Dominic Alford-Duguid

Assistant Professor Without Review
location_on BUCH E275 - 1866 Main Mall

Research Area

Education

Ph.D., University of Toronto

About

Office Hours – 2021W:

  • Thursdays 3-5 on Zoom, or by appointment.

Zoom link available by Email.

 


Research

Much of my research concerns the relationship between perception and thought. For instance, among the other things it allows us to do, perception enables us to think about the observable properties of objects (e.g. their colour, their shape, their size, etc.). One strand of my research investigates what this fact should lead us to say about perception and thought. In addition, I write about nearby issues in philosophy of mind, epistemology, metaphysics, and philosophy of language. I am particularly interested in debates about reference, quantification, communication, and the rational significance of perceptual experience.

I also have a strong sideline in philosophy of law. My forays into legal theory began with the foundations of general jurisprudence, but now also encompass questions about the relationship between privacy and control.


Publications

  • ‘Thinking Through Illusion’ (2020) European Journal of Philosophy 28 (3): 617-638.
  • ‘Thought about Properties: Why the Perceptual Case is Basic’ (2018) Philosophical Quarterly 68 (271): 221-242.
  • ‘On the Explanatory Power of Hallucination’ (2017) Synthèse 194: 1765-1785. [w/ M. Arsenault]

Dominic Alford-Duguid

Assistant Professor Without Review
location_on BUCH E275 - 1866 Main Mall

Ph.D., University of Toronto

Office Hours - 2021W:

  • Thursdays 3-5 on Zoom, or by appointment.

Zoom link available by Email.

 

Much of my research concerns the relationship between perception and thought. For instance, among the other things it allows us to do, perception enables us to think about the observable properties of objects (e.g. their colour, their shape, their size, etc.). One strand of my research investigates what this fact should lead us to say about perception and thought. In addition, I write about nearby issues in philosophy of mind, epistemology, metaphysics, and philosophy of language. I am particularly interested in debates about reference, quantification, communication, and the rational significance of perceptual experience.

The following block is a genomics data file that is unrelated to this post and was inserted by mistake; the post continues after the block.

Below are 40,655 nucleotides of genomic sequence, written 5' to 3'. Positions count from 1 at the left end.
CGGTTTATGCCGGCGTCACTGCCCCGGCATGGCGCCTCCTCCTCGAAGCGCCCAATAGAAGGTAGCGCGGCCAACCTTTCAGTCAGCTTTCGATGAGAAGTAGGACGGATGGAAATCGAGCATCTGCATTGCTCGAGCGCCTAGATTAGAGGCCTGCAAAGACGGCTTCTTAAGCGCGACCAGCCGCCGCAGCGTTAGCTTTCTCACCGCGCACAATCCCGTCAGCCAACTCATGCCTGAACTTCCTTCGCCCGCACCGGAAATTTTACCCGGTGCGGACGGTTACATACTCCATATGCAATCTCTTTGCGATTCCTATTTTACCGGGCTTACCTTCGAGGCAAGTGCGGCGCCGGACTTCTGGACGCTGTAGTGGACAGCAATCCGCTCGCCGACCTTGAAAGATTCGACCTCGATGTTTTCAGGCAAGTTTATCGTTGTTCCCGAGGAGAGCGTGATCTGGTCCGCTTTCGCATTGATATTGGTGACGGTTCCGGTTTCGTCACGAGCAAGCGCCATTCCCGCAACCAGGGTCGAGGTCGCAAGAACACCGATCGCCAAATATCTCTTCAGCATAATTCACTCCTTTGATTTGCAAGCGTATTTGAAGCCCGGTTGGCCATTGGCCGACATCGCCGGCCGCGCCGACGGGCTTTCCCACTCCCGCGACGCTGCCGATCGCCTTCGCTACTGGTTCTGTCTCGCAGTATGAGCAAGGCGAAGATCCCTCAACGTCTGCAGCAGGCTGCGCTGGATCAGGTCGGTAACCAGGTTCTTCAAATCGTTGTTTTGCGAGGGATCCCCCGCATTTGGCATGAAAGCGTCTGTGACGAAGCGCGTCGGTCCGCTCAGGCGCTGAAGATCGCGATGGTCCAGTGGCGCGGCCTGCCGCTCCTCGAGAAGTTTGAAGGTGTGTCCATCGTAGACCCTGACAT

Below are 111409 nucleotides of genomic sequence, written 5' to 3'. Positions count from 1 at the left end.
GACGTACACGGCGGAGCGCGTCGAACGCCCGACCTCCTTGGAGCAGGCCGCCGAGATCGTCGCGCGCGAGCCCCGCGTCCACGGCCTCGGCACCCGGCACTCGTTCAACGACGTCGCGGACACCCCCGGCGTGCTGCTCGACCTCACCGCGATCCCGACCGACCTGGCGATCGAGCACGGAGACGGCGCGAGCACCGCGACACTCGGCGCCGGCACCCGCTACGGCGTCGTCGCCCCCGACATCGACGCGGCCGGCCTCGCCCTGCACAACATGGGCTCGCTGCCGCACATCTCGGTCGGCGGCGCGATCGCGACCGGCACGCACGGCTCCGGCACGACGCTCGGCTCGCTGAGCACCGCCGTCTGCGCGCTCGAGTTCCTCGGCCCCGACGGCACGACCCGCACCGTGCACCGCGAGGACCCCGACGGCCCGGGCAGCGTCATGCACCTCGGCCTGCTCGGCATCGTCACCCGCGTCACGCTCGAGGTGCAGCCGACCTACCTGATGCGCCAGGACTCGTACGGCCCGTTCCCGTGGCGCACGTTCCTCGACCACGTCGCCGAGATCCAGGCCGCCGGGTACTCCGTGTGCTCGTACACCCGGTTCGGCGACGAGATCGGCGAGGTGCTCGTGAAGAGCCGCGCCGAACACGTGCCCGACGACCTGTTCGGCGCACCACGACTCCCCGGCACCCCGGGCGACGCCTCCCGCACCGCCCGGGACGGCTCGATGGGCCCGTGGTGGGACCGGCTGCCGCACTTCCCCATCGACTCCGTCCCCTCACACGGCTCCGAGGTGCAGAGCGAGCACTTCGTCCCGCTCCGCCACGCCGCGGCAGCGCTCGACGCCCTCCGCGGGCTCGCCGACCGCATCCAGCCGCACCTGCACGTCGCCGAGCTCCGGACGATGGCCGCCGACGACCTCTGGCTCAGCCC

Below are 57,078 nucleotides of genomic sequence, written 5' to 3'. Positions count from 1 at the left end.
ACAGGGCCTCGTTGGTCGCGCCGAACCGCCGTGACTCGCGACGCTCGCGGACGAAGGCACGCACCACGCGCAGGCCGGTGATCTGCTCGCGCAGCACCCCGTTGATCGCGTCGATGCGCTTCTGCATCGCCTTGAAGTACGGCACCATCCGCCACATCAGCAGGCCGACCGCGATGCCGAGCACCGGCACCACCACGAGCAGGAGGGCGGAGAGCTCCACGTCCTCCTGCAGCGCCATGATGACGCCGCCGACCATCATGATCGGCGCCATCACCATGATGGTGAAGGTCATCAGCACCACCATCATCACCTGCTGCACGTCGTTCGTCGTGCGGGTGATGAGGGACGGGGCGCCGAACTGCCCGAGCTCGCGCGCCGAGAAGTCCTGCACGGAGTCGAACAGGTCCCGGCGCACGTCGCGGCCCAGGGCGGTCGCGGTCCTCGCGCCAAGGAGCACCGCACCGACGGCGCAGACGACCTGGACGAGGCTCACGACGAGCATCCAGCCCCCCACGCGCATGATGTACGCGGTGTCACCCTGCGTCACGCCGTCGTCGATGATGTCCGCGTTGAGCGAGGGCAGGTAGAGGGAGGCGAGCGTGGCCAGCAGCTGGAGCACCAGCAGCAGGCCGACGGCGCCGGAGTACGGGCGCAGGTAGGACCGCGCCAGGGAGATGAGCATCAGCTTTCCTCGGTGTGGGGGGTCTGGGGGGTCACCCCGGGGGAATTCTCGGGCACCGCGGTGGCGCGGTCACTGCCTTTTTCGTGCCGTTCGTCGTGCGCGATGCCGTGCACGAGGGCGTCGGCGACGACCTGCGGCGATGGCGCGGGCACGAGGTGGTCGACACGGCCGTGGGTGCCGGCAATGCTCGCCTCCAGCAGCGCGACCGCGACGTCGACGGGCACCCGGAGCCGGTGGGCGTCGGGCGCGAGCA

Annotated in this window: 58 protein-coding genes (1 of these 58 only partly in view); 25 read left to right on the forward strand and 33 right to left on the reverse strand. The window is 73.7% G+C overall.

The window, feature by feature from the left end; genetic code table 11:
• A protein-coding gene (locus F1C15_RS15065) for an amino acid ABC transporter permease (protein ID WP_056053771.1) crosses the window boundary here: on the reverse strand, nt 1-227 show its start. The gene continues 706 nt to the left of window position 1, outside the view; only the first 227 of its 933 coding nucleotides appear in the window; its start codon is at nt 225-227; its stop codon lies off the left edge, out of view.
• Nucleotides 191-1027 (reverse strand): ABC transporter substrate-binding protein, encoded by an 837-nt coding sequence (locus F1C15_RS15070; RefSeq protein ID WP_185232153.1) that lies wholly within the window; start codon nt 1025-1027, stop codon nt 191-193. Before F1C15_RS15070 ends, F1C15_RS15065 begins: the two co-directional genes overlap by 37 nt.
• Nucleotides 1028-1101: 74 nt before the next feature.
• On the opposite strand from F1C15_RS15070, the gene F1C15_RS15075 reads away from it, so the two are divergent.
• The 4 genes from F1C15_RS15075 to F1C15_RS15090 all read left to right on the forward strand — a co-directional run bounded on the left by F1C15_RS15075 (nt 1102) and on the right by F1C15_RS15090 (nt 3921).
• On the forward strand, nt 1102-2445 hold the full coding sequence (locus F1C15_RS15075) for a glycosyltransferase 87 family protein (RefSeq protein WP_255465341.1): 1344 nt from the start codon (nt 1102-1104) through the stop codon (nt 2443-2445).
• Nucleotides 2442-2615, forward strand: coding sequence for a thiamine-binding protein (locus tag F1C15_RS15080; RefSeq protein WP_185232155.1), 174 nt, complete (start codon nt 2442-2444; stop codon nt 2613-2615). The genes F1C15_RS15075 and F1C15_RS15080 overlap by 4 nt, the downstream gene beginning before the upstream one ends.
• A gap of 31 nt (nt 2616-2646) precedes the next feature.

I also have a strong sideline in philosophy of law. My forays into legal theory began with the foundations of general jurisprudence, but now also encompass questions about the relationship between privacy and control.

  • 'Thinking Through Illusion' (2020) European Journal of Philosophy 28 (3): 617-638.
  • 'Thought about Properties: Why the Perceptual Case is Basic' (2018) Philosophical Quarterly 68 (271): 221-242.
  • 'On the Explanatory Power of Hallucination' (2017) Synthèse 194: 1765-1785. [w/ M. Arsenault]

Dominic Alford-Duguid

Assistant Professor Without Review
location_on BUCH E275 - 1866 Main Mall

Ph.D., University of Toronto

Office Hours - 2021W:

  • Thursdays 3-5 on Zoom, or by appointment.

Zoom link available by Email.

 

Much of my research concerns the relationship between perception and thought. For instance, among the other things it allows us to do, perception enables us to think about the observable properties of objects (e.g. their colour, their shape, their size, etc.). One strand of my research investigates what this fact should lead us to say about perception and thought. In addition, I write about nearby issues in philosophy of mind, epistemology, metaphysics, and philosophy of language. I am particularly interested in debates about reference, quantification, communication, and the rational significance of perceptual experience.

I also have a strong sideline in philosophy of law. My forays into legal theory began with the foundations of general jurisprudence, but now also encompass questions about the relationship between privacy and control.

  • 'Thinking Through Illusion' (2020) European Journal of Philosophy 28 (3): 617-638.
  • 'Thought about Properties: Why the Perceptual Case is Basic' (2018) Philosophical Quarterly 68 (271): 221-242.
  • 'On the Explanatory Power of Hallucination' (2017) Synthèse 194: 1765-1785. [w/ M. Arsenault]